Somehow I think if this were released by someone more open source friendly, everyone here would be basking in how awesome it is. But since it's put out my Microsoft, everyone shits all over it. Way to never let me down Slashdot.
sonamchauhan writes "A Londoner helped his wife deliver their baby by Googling 'how to deliver a baby' on his mobile phone. From the article: 'Today proud Mr Smith said: "The midwife had checked Emma earlier in the day but contractions started up again at about 8pm so we called the midwife to come back. But then everything happened so quickly I realized Emma was going to give birth. I wasn't sure what I was going to do so I just looked up the instructions on the internet using my BlackBerry."'"
Give it a few days. I somehow doubt OpenDNS would take the load that Google's servers are getting right now. If you listen carefully you can hear the sound of millions of geeks crushing the servers there so they can jump on Slashdot and complain about something.
No the main reason Scottish courts released him is because the British PM "recommended" it in order to secure a HUGE drilling contract in Libya that was awarded shortly after his release.
So you took pictures of a book instead of scanning and now you want software to flatten the images like a scanner would?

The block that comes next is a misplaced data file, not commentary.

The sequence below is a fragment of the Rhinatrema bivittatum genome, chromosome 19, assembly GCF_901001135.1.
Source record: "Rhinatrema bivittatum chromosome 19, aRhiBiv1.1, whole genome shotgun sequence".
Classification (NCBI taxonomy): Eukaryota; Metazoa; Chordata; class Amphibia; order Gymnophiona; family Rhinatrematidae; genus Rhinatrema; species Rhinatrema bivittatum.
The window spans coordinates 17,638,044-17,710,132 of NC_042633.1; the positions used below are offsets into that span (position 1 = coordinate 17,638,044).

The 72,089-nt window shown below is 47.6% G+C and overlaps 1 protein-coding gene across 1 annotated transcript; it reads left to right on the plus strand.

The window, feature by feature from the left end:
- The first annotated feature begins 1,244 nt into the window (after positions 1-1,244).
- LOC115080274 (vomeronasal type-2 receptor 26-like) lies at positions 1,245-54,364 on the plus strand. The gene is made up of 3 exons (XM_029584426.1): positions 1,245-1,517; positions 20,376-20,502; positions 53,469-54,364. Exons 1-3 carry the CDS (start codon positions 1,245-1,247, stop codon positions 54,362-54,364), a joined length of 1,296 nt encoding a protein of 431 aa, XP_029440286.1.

miller60 writes "If your data center's cooling system fails, how long do you have before your servers overheat? The shrinking window for recovery from a grid power outage appears to have been an issue in Monday night's downtime for some customers of Rackspace, which has historically been among the most reliable hosting providers. The company's Dallas data center lost power when a traffic accident damaged a nearby power transformer. There were difficulties getting the chillers fully back online (it's not clear if this was equipment issues or subsequent power bumps) and temperatures rose in the data center, forcing Rackspace to take customer servers offline to protect the equipment. A recent study found that a data center running at 5 kilowatts per server cabinet may experience a thermal shutdown in as little as three minutes during a power outage. The short recovery window from cooling outages has been a hot topic in discussions of data center energy efficiency. One strategy being actively debated is raising the temperature set point in the data center, which trims power bills but may create a less forgiving environment in a cooling outage."
Gary writes "A team from the University of Tokyo has genetically engineered a mouse that does not fear cats. By tweaking genes to disable certain functions of the olfactory bulb (the area of the brain that receives information about smells directly from olfactory receptors in the nose) the researchers were able to create a 'fearless' mouse that does not try to flee when it smells cats, foxes and other predators. 'The research suggests that the mechanism by which mammals determine whether or not to fear another animal they smell -- and whether or not to flee -- is not a higher-order cerebral function. Instead, that decision is made based on a lower-order function that is hardwired into the neural circuitry of the olfactory bulb.'"